He has served as CMA vice president, president and past president, and he was a co-founder of the Iowa College Media Association.

Sports reporting

When the pandemic hit and sports shut down across the nation, the knee-jerk response from many newspapers was to reduce both coverage and staffing, particularly at community newspapers.

However, that was probably the last thing they should have done. Even though live sports have been on hiatus, sports fans are consuming more sports reporting than ever to get their fix, so to speak. Multiple online outlets, such as The Athletic, have reported increases in subscriptions and daily consumers. 

But what do you cover when live sports have gone away?

This workshop will feature conversations with several professional sports journalists who have been reporting and writing throughout the pandemic. They will help return to your newsrooms at least five ways to be prepared to cover sports in a new world:

1. The sports personality feature. What are athletics doing when they can’t get to the gym? How are they coping with the lost season(s)? What about those freshmen coming into your programs this fall who never finished, or even started, their final year of high school sports? One aspect of this workshop will explore how to report and write captivating features of athletes when you can’t meet with them face-to-face.

2. Budgets, budgets, budgets. Athletic departments, like the campuses in general, are dealing with lost revenue. Some have already instituted salary cuts for coaches, but that’s not going to be enough. Even in years when programs are flush with cash, money should be at the forefront of a sports reporter’s mind. We will explore how to get that data, and what to look for. We will explore what document should be publicly available and how to access them. 

3. Filling the void. What are fans doing to fill the void? Stories often focus on the athletes and coaches, but rarely do the fans take focus. This will look at off-the-beaten-path ideas for you tell.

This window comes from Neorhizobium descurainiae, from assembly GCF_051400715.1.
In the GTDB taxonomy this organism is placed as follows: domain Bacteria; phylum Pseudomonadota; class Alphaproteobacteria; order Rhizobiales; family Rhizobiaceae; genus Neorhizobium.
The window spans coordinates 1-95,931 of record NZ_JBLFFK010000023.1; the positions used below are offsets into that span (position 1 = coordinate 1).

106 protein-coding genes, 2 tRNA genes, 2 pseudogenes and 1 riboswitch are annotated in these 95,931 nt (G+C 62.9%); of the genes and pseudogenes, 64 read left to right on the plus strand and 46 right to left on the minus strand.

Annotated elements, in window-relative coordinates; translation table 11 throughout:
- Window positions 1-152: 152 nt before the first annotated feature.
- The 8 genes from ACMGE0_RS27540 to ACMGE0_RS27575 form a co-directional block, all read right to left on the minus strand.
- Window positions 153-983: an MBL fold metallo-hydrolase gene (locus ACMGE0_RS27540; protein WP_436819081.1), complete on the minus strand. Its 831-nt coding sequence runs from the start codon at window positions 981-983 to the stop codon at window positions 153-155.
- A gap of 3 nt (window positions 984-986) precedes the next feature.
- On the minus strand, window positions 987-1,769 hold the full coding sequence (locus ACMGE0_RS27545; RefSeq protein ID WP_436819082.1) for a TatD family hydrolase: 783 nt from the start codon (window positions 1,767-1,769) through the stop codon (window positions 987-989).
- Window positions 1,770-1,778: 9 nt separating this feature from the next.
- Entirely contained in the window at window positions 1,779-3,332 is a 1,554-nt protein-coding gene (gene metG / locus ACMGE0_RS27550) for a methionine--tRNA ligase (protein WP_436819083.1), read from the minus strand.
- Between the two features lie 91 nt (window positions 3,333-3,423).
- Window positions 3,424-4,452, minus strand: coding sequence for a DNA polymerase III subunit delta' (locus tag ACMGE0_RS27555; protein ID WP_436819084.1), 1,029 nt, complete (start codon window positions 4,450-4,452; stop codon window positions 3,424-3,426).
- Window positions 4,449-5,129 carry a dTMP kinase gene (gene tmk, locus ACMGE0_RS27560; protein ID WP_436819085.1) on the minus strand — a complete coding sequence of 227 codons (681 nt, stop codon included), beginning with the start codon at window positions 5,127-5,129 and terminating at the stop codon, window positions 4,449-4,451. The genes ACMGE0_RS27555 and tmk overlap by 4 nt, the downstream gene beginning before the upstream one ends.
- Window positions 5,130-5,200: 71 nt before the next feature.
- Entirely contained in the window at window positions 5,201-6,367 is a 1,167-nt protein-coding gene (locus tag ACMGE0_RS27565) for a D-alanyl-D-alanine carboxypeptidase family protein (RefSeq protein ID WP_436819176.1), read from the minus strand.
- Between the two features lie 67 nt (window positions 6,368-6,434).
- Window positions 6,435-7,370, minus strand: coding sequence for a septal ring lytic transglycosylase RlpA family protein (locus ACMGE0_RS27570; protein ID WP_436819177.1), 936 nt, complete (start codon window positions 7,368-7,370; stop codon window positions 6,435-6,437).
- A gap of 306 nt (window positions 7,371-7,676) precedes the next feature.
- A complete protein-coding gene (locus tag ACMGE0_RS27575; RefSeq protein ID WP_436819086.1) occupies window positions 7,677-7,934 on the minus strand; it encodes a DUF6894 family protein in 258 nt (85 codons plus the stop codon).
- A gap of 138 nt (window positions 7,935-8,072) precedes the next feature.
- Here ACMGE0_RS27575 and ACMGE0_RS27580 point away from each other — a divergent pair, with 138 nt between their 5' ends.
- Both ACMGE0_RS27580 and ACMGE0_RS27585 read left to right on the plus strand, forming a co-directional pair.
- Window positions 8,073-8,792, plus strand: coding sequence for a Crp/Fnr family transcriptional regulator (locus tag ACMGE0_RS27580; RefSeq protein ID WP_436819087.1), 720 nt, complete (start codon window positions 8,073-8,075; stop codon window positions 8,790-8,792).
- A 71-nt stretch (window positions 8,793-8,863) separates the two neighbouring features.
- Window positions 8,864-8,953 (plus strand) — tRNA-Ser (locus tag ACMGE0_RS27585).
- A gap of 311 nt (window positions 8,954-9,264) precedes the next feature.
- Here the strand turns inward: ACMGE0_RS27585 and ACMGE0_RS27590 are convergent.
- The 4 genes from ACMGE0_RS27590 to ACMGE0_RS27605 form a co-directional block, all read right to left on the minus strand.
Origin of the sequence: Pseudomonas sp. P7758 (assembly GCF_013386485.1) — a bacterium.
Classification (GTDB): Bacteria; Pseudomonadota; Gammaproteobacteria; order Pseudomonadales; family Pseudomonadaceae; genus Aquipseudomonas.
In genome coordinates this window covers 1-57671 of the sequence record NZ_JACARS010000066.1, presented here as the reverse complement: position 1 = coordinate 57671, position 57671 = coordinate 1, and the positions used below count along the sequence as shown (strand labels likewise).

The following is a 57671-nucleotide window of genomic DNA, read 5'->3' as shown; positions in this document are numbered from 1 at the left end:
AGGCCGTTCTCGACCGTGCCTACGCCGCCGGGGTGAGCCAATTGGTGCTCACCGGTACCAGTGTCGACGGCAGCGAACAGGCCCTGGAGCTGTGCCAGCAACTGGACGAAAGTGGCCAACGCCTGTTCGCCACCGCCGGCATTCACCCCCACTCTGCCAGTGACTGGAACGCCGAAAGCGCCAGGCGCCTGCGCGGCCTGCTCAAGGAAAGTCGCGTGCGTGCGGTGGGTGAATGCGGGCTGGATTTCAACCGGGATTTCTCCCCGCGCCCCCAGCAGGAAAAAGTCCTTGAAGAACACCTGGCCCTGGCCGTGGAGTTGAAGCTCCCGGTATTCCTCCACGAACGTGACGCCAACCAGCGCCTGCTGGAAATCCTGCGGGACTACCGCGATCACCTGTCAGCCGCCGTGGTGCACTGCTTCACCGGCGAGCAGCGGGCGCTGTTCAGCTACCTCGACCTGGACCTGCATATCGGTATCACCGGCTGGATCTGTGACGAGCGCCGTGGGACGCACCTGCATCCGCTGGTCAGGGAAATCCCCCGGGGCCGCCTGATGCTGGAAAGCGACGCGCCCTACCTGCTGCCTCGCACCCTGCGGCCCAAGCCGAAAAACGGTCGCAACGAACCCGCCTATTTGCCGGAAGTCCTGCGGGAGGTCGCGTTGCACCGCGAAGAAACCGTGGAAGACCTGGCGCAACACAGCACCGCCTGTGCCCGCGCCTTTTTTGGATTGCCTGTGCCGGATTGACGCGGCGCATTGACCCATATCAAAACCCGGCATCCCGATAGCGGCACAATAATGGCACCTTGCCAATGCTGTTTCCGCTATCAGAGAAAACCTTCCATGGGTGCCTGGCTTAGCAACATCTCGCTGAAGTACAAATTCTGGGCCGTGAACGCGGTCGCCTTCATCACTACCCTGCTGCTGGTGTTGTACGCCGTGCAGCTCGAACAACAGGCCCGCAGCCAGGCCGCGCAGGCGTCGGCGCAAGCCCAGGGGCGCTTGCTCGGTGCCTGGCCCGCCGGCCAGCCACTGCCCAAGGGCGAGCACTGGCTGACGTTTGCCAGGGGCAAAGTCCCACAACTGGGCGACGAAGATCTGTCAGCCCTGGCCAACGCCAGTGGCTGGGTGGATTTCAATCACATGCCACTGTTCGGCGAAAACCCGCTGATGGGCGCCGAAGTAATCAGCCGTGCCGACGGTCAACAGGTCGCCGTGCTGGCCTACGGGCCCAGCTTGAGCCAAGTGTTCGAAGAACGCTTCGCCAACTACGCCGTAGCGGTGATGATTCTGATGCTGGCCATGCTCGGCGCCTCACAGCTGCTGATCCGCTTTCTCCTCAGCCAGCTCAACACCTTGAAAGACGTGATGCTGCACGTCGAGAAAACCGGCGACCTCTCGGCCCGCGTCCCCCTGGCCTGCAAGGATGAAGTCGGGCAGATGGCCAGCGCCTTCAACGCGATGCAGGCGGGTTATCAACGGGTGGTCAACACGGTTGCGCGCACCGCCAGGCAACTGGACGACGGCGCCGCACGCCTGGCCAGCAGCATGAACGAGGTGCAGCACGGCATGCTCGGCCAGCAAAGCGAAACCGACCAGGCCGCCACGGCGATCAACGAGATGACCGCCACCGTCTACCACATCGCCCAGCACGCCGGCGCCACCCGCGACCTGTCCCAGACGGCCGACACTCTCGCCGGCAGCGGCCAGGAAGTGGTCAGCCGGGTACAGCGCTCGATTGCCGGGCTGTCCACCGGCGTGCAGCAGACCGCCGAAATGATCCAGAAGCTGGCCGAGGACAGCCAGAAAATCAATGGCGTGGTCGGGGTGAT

4. Ancillary coverage. What happens to cheerleaders, dance teams, marching and pep bands if live sports return without spectators? Are those programs coming back? Are they gone? Will they still have scholarships available? This is often the forgotten side of collegiate sports coverage, but they are a huge part of the experience. 

5. Making yourself marketable. All those sports layoffs in March and April? That’s hundreds of sports reporters who are going to be competing for jobs when they return — alongside many of you as you graduate. How do you set yourself apart and prepare to be competitive in an uncertain job market? We’ll tackle that, too. 

 

Tentative session times

Plus time for individual work, consultations and critiques. All times CDT.

Monday-Thursday
10:30 a.m.-noon
2-4 p.m.

Instructor

 

Steven Chappell (@GrammarPurist) is an instructor of mass media and director of student publications at Northwest Missouri State University. He has been a media adviser and active member of College Media Association since 1993 and was a professional journalist for 10 years before he began advising college media.

He is the founder of @comminternships, which shares internship and entry-level openings in communication jobs across the globe.

Chappell has been a professional journalist for more than 35 years and a college media adviser for more than 25 years. He was named to the College Media Advisers Four-Year College Newspaper Adviser Honor Roll in 2004 for outstanding media advising and his service to the organization, and he was named Missouri College Media Association Adviser of the Year for 2016. He was a sports photographer, sports editor and newspaper editor before becoming a full-time college media adviser. 

 

Student Media Virtual Bootcamp  •  July 20-31, 2020  •  info@studentpress.org •  612-200-9252